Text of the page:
The joy of Leeds Festival is that it isn’t all about the music, the Alternative Stage does what it says on the tin and gives festival goers a rest from a line-up laden with rock, indie and dance acts. So the Alternative Stage made the ideal first stop on Saturday to catch a bit of magic, magic from a dragon called Piff, you might know his older brother Dave (apparently). Piff the Magic Dragon is what the Alternative Stage is all about, with hundreds of people packing out the tent to sit and watch a guy in a dragon suit do some magic and make people laugh, and the best part- his tricks were actually pretty fucking good.
Neck Deep take to the Main Stage following a set from Mariachi El Bronx who serve as a nice way to ease into to the day on the Main Stage and will be back later in the day as their alter-egos The Bronx. Having released album ‘Life’s Not Out to Get You’ the previous week and given the waves that they are currently making, the writing was always on the wall and despite the early set, Neck Deep were always going to draw a crowd. Filling the stage in a way you could never have expected, considering the smaller venues the guys usually rock, their set was magnificent! Neck Deep are riding so high at the minute, and fronting the current UK pop-punk movement it is not hard to see why, putting on a set worthy of the bands that have inspired them Neck Deep are ready to take that next step; they’re about to explode.
On the NME/Radio One stage are a band that have the potential to bridge the gap between mainstream and pop-rock- Echosmith. The band comprising of four siblings, have been making a name for themselves in the US and with some play time from Radio One it is arguably only a matter of time before the general public latch onto Echosmith’s catchy pop hooks and infectious energy, front-girl Sydney seems comfortable taking center stage and putting on a performance obviously looking to set Echosmith apart from other bridging bands.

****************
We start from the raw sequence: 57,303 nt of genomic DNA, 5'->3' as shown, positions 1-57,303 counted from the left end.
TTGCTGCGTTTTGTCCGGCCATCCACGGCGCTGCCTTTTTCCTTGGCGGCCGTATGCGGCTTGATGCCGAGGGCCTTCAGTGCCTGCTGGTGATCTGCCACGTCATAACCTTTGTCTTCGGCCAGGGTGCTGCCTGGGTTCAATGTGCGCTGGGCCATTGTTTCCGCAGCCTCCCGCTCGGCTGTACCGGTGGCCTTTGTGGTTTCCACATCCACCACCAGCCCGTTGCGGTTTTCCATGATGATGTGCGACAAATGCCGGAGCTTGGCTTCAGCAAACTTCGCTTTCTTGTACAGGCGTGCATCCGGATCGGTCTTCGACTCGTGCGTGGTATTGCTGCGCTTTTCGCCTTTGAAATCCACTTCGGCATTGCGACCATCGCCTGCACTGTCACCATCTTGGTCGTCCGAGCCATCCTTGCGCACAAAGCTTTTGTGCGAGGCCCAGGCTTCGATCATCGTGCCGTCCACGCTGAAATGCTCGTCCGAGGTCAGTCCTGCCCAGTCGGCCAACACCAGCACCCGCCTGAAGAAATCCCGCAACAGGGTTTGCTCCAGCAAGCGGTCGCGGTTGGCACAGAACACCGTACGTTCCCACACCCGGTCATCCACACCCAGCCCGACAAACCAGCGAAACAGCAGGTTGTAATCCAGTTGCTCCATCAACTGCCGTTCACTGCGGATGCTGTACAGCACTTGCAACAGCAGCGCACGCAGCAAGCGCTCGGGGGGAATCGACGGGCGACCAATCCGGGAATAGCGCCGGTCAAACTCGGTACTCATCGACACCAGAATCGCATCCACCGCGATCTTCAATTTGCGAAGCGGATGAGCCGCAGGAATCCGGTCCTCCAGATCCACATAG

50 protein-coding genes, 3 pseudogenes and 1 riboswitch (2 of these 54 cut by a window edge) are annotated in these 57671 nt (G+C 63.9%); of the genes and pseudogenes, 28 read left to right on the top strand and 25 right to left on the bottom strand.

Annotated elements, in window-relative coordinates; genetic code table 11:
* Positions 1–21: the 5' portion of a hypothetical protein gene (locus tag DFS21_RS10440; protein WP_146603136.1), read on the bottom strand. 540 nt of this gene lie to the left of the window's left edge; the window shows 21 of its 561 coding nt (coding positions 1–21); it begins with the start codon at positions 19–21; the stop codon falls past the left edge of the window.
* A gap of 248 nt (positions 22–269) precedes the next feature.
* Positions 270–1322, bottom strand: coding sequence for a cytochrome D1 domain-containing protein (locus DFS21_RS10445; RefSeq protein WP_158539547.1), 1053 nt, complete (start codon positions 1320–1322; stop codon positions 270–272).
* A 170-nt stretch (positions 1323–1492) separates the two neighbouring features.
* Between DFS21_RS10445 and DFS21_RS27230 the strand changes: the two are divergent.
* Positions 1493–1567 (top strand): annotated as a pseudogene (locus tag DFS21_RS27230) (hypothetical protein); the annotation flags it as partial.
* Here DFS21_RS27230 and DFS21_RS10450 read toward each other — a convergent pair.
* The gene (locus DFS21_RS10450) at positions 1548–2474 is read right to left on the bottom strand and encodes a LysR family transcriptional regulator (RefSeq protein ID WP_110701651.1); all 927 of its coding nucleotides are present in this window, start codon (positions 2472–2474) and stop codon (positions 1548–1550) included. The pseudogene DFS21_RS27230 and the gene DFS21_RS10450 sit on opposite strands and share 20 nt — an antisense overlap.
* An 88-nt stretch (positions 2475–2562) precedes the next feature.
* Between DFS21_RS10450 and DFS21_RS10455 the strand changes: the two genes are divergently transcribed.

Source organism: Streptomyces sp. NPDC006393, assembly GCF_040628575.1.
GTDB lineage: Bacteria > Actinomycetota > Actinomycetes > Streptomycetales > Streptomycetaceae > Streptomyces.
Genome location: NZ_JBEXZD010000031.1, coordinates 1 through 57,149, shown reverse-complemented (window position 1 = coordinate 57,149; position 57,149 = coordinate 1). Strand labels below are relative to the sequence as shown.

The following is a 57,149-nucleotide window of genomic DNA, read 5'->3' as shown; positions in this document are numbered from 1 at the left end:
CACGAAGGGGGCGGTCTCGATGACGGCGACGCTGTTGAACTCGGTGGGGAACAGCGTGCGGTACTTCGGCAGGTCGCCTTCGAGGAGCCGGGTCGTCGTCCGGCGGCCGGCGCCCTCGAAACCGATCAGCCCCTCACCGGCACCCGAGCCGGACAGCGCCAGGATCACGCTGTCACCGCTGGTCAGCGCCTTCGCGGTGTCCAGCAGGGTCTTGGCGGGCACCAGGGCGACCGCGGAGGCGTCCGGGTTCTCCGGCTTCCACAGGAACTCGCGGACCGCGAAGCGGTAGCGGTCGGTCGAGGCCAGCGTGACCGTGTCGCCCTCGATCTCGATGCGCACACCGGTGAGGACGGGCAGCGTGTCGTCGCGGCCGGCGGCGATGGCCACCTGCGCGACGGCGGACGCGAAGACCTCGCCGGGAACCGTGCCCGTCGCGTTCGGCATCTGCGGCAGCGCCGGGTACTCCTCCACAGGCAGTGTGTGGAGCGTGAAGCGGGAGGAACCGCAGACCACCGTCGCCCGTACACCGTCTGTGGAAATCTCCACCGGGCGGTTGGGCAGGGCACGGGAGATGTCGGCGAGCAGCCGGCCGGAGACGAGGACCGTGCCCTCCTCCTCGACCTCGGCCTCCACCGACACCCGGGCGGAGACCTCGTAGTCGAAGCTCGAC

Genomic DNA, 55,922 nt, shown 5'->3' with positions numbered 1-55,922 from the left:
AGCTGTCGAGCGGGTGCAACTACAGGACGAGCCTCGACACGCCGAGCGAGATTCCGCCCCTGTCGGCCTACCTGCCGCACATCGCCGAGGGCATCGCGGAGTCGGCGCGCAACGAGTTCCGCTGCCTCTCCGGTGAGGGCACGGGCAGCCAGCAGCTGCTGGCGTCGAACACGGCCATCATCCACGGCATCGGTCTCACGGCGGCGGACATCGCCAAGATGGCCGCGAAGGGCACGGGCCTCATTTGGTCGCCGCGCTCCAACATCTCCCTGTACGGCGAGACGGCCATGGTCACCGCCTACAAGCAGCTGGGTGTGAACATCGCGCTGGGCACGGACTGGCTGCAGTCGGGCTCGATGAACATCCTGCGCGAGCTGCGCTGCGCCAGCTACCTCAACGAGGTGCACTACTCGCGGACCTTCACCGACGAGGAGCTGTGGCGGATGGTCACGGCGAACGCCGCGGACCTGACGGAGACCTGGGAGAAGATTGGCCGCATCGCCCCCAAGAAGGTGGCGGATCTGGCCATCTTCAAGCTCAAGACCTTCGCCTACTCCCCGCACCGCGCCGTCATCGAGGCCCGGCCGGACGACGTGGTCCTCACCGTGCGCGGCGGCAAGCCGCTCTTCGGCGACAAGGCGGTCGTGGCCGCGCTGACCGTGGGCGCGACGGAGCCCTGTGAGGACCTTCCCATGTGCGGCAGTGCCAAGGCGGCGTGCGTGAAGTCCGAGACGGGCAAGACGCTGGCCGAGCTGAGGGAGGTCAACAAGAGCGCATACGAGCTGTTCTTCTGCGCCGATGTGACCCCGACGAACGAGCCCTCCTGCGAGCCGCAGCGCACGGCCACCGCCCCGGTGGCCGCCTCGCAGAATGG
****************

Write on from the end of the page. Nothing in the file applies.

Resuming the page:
When a band goes through multiple line-up changes and only one of the original members remains, it is easy to assume that the soul of the band will be diluted- with what seemingly made that band great half missing. However it would seem that Brandon Urie has been able to hold onto the magic and re-create everything that was great about Panic! At the Disco. Urie is an enigmatic front-man that has the whole crowd eating out of the palm of his hand, even managing to do the unthinkable and make it through a Queen cover without seeming overly cheesy or shit. Panic! At the Disco are a festival dream, I dare you not to dance.
The great thing about a festival is that it will often bring in bands who you been dying to see, but who might not have the fan base to allow them extensive UK tours. Such is the case with The Menzingers, who did selected dates in support of their latest album last summer but Leeds offered Vulture Hound a first chance to see them (and interview them, look out for that one). Opening to ‘I Don’t Wanna Be An Asshole Anymore’ it was a set full of energy and angst. The Menzingers have a sound and style that is reminiscent of early 2000s East Coast punk, a bit grungy but energetic and fun, they are certainly an entertaining band to watch.
One set seemingly not enough for The Bronx, they shed the Mariachi El Bronx persona in favour of their hardcore roots for a set on the Lock Up Stage. The Bronx are veterans, they know how to play a show and do not disappoint, The Bronx are here to bring some the LA party and they do the job.
Limp Bizkit are Limp Bizkit, they need know real introductions, they don’t need people to pass by the tent they are playing and discover them. Limp Bizkit are bonafide legends, and it could be argued they should be playing the Main Stage. Instead Fred (not Robert as his hoody clears up) Durst and Co, pack out the NME/Radio One stage before they take to the stage launching into classic ‘Rollin’ which has the thousands in attendance moving and doing the ‘Rollin’ hand gesture thing. Also Wes Borland dressed up like some kind of crazy vaudevillian barber shop singer with no trousers, it was all kinds of cool.
The day was finished up on the Lock-Up Stage with two pop-punk bands guaranteed to bring a tonne of energy to the stage. First up Simple Plan with their blend of Canadian pop-punk, anyone not gleefully jumping during their set was either dead inside or in the wrong place.
New Found Glory were the last band of a packed day of watching bands, and while some of the other stages may have been struggling to draw crowds from Main Stage headliners Mumford and Sons, New Found Glory were having no problems. The self-proclaimed rebirth of New Found Glory following some line-up changes and such is a step in a positive direction for a band that may have lost a bit of traction in the last couple of years. New Found Glory are bags of fun and energy, and worthy of their headliner status on the stage bringing in an array of Green Day and Neck Deep clad fans.